Each subject underwent a comprehensive ophthalmic examination, including review of medical history, best-corrected visual acuity, slit-lamp biomicroscopy, intraocular pressure measurement using Goldmann applanation tonometry, gonioscopy, dilated fundoscopy examination using a 78-diopter (D) lens, stereoscopic optic disc photography, and standard automated perimetry with 24-2 Swedish Interactive Threshold Algorithm (Carl Zeiss Meditec, Inc, Dublin, California, USA). To be included, subjects had to have best-corrected visual acuity of 20/40 or better, spherical refraction within ±5.0 D, cylinder correction less than 3.0 D, and open angle with gonioscopy. Subjects with coexisting retinal disease, uveitis, or nonglaucomatous optic disc neuropathy were excluded from the study.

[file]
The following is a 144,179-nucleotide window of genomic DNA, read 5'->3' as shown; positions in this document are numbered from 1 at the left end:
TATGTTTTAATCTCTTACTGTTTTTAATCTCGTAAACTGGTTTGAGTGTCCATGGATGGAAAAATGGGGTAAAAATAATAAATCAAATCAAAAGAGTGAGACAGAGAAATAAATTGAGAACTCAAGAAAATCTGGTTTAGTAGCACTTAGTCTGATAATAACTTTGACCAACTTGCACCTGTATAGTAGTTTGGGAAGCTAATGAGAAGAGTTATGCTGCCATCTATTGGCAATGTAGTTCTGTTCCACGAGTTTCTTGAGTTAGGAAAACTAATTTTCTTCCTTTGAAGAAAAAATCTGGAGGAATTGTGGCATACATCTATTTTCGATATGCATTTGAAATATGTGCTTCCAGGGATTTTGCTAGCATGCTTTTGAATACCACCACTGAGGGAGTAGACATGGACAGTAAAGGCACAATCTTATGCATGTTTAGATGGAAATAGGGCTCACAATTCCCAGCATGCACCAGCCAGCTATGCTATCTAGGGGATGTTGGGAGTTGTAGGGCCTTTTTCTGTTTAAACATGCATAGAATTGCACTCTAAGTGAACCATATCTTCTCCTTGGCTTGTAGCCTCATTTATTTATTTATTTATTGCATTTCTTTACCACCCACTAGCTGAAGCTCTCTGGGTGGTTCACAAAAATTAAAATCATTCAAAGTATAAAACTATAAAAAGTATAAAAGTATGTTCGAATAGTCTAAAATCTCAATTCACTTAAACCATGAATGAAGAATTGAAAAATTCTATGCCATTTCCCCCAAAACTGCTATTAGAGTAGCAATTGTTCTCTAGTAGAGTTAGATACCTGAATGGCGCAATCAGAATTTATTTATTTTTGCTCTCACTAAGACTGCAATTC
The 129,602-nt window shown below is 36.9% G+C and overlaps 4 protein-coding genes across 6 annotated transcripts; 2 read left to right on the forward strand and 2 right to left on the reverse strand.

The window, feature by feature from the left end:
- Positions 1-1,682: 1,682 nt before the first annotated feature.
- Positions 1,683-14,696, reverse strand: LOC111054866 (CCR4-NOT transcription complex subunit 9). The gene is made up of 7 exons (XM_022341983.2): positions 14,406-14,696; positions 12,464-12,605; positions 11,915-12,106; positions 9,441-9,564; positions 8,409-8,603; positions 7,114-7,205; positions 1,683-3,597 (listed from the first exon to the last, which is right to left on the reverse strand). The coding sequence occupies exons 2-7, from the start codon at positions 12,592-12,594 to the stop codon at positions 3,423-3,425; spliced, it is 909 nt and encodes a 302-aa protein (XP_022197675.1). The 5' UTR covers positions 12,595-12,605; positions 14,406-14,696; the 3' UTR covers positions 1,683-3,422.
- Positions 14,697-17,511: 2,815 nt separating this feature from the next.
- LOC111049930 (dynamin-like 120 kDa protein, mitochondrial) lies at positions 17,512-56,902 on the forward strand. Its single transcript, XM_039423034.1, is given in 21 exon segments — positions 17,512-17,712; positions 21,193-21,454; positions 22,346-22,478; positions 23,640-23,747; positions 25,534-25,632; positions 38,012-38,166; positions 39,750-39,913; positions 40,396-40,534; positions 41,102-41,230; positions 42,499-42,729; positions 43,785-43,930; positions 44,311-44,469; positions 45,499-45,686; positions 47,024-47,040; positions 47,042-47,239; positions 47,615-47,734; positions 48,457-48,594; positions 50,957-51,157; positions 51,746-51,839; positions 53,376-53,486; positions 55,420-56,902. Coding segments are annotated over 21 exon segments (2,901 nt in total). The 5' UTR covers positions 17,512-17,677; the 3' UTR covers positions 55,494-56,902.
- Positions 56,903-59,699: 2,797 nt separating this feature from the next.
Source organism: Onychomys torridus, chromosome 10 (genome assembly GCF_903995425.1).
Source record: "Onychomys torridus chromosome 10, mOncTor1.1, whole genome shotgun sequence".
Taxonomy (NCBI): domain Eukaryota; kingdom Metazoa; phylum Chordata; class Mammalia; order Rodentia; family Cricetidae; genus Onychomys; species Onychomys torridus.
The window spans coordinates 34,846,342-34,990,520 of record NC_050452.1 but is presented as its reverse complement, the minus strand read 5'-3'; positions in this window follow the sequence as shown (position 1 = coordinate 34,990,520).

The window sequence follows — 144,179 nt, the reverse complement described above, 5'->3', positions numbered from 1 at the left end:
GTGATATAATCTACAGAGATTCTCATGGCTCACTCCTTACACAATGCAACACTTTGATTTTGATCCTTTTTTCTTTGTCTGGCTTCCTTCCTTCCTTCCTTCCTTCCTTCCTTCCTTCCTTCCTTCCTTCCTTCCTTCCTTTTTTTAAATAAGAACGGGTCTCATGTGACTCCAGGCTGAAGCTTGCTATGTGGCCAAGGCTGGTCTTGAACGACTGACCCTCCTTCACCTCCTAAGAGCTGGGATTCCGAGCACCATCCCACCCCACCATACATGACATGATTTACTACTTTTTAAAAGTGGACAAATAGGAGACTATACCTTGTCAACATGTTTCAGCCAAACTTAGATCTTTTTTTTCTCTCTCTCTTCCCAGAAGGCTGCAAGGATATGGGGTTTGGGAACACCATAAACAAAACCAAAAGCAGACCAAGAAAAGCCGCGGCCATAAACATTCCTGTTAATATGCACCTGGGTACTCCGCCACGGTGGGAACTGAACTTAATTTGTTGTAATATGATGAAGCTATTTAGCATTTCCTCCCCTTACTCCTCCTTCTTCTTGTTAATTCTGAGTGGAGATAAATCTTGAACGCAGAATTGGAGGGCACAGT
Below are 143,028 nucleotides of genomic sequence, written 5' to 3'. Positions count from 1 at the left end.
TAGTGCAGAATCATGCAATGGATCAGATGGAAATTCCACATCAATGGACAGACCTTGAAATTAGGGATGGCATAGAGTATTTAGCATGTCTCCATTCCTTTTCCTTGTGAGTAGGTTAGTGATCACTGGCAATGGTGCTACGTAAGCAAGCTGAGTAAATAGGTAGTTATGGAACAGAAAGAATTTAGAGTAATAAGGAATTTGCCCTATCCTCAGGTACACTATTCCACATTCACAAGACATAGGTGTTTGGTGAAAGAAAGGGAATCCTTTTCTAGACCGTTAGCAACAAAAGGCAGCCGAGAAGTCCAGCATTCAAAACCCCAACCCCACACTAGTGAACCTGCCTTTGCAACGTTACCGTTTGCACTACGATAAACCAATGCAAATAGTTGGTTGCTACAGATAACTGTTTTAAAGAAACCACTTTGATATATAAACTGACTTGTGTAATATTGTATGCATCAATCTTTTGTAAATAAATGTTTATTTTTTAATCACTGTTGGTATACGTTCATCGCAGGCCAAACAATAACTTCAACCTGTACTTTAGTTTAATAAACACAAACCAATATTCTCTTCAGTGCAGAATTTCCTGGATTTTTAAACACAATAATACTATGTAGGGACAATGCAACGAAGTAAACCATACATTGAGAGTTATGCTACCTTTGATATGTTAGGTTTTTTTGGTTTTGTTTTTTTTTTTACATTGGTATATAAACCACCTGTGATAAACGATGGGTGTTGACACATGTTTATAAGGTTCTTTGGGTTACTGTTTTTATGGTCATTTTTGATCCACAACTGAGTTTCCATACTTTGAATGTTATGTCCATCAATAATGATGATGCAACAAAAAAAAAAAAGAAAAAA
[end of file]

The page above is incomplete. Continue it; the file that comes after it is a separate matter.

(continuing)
Eyes were classified as glaucomatous if they had repeatable (at least 3 consecutive) abnormal visual field test results, defined as pattern standard deviation with a P value <5% and/or a glaucoma hemifield test result outside normal limits, regardless of the appearance of the optic disc. Visual fields with more than 33% fixation losses, more than 33% false-negative errors, or more than 15% false-positive errors were excluded. The only exception was the inclusion of patients with more than 33% of false-negative errors and advanced disease stage (mean deviation lower than minus 12 dB). In addition, all visual fields were reviewed by the Visual Field Assessment Center (University of California at San Diego) and masked to the results of other tests. Visual fields were reviewed and excluded in the presence of artifacts such as eyelid or rim artifacts, fatigue effects, inattention, or inappropriate fixation. Visual fields were also reviewed for the presence of abnormalities that could indicate diseases other than glaucoma, such as homonymous hemianopia.